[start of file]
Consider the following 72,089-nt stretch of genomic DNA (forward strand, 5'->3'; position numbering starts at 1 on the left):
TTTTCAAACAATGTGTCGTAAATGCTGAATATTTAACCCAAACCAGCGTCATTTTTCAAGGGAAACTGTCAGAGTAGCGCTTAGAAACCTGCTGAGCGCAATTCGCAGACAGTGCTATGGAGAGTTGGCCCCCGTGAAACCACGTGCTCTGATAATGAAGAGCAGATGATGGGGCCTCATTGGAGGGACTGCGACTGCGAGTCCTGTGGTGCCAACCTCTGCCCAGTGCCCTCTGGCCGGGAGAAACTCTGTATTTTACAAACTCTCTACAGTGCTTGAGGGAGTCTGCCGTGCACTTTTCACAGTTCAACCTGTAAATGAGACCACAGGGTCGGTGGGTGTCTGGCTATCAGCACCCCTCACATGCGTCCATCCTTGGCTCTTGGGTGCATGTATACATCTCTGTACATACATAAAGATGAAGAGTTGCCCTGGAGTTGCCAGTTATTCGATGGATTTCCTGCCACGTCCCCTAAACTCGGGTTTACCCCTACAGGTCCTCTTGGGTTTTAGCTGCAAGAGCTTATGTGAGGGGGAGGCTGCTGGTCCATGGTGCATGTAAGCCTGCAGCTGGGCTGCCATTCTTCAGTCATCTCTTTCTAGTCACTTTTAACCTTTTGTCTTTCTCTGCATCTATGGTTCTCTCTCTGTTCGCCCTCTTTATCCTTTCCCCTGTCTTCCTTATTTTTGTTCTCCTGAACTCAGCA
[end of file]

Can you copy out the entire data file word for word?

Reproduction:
Consider the following 72,089-nt stretch of genomic DNA (forward strand, 5'->3'; position numbering starts at 1 on the left):
TTTTCAAACAATGTGTCGTAAATGCTGAATATTTAACCCAAACCAGCGTCATTTTTCAAGGGAAACTGTCAGAGTAGCGCTTAGAAACCTGCTGAGCGCAATTCGCAGACAGTGCTATGGAGAGTTGGCCCCCGTGAAACCACGTGCTCTGATAATGAAGAGCAGATGATGGGGCCTCATTGGAGGGACTGCGACTGCGAGTCCTGTGGTGCCAACCTCTGCCCAGTGCCCTCTGGCCGGGAGAAACTCTGTATTTTACAAACTCTCTACAGTGCTTGAGGGAGTCTGCCGTGCACTTTTCACAGTTCAACCTGTAAATGAGACCACAGGGTCGGTGGGTGTCTGGCTATCAGCACCCCTCACATGCGTCCATCCTTGGCTCTTGGGTGCATGTATACATCTCTGTACATACATAAAGATGAAGAGTTGCCCTGGAGTTGCCAGTTATTCGATGGATTTCCTGCCACGTCCCCTAAACTCGGGTTTACCCCTACAGGTCCTCTTGGGTTTTAGCTGCAAGAGCTTATGTGAGGGGGAGGCTGCTGGTCCATGGTGCATGTAAGCCTGCAGCTGGGCTGCCATTCTTCAGTCATCTCTTTCTAGTCACTTTTAACCTTTTGTCTTTCTCTGCATCTATGGTTCTCTCTCTGTTCGCCCTCTTTATCCTTTCCCCTGTCTTCCTTATTTTTGTTCTCCTGAACTCAGCA